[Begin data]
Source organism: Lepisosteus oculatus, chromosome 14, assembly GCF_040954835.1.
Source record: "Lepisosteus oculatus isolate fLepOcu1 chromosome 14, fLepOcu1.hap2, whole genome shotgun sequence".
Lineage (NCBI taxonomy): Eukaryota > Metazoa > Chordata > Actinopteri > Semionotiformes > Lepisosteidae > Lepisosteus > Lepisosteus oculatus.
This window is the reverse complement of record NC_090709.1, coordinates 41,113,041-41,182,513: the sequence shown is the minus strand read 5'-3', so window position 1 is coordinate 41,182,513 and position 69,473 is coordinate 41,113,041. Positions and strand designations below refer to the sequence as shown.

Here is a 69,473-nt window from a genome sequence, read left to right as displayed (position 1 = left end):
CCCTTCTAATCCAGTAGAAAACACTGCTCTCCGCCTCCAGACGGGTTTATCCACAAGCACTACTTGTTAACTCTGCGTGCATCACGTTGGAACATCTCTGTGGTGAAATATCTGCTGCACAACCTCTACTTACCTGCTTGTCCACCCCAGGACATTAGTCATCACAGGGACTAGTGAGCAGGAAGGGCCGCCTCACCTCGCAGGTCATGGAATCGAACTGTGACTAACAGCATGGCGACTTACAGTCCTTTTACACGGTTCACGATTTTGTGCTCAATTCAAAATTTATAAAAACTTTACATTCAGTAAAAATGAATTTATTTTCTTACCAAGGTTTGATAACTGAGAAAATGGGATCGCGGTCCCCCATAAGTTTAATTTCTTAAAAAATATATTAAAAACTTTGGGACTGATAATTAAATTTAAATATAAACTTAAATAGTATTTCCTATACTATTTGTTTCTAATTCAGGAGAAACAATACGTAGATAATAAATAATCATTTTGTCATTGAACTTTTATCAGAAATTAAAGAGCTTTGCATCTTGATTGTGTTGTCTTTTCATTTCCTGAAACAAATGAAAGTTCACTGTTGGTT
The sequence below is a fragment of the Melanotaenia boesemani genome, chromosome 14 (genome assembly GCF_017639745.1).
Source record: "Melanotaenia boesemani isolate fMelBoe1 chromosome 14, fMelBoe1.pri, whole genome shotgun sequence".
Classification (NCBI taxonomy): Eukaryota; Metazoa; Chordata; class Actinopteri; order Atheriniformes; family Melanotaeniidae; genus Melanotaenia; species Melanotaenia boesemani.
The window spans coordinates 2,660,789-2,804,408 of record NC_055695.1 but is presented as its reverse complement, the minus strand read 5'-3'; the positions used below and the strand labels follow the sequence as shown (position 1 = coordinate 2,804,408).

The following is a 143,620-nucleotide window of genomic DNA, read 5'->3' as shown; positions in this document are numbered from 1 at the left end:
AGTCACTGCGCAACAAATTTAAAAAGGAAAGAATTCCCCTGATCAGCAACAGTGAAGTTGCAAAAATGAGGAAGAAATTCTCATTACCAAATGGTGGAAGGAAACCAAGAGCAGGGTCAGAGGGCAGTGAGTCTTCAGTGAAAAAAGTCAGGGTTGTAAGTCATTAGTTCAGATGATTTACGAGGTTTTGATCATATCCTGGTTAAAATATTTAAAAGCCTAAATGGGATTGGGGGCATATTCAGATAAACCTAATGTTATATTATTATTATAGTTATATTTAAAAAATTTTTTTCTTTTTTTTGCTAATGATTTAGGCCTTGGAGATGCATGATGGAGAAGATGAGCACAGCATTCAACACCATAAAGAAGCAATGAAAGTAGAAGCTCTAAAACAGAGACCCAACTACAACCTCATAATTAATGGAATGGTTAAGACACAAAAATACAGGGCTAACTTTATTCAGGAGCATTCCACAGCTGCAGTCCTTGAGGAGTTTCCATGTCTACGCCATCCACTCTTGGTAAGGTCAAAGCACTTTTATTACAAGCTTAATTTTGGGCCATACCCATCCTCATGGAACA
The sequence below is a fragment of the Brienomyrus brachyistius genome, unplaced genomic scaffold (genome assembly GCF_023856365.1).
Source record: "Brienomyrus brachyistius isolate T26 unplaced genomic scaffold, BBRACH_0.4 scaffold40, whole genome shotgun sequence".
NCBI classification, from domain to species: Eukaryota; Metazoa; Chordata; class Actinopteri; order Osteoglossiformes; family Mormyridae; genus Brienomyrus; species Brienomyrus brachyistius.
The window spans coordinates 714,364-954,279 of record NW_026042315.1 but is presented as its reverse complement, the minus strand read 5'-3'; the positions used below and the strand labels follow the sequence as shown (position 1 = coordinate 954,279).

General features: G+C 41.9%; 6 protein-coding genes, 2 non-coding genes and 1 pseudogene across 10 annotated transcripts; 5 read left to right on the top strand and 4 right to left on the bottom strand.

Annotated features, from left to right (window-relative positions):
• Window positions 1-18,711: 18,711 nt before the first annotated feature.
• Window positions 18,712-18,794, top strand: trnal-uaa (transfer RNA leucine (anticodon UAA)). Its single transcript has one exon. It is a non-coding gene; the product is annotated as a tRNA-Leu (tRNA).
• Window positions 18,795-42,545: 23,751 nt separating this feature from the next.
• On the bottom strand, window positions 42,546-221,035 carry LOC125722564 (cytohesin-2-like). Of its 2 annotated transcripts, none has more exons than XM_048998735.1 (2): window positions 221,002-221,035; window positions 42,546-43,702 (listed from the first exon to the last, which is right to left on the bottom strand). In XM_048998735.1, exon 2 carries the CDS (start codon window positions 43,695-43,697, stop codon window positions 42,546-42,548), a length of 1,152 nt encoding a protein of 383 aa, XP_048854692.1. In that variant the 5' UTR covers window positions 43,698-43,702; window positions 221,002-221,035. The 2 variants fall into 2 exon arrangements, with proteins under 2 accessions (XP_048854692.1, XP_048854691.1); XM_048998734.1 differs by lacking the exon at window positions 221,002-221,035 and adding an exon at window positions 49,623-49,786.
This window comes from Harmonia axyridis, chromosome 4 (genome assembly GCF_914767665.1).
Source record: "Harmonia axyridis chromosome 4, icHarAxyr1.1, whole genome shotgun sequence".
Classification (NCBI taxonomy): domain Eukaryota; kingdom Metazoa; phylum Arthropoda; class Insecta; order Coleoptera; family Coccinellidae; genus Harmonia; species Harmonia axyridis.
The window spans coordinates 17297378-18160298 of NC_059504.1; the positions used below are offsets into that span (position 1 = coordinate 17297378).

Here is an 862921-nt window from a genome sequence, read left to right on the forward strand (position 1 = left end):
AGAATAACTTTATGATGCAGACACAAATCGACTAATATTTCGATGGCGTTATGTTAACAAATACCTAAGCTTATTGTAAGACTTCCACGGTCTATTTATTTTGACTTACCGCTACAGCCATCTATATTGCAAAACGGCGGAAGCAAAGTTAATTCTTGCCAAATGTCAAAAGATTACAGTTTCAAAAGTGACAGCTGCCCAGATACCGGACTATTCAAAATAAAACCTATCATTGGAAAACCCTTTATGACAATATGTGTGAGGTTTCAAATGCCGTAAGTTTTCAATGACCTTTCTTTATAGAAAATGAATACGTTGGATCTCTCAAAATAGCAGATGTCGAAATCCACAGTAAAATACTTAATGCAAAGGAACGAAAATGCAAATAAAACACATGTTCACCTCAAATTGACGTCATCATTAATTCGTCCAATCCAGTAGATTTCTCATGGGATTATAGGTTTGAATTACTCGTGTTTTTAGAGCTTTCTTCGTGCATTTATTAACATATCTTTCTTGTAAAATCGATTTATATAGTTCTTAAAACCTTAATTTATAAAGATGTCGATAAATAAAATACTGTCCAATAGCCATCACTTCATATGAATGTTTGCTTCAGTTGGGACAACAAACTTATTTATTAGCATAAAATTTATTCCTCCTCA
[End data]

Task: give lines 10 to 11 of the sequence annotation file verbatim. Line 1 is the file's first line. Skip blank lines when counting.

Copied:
The window spans coordinates 2,660,789-2,804,408 of record NC_055695.1 but is presented as its reverse complement, the minus strand read 5'-3'; the positions used below and the strand labels follow the sequence as shown (position 1 = coordinate 2,804,408).

The following is a 143,620-nucleotide window of genomic DNA, read 5'->3' as shown; positions in this document are numbered from 1 at the left end: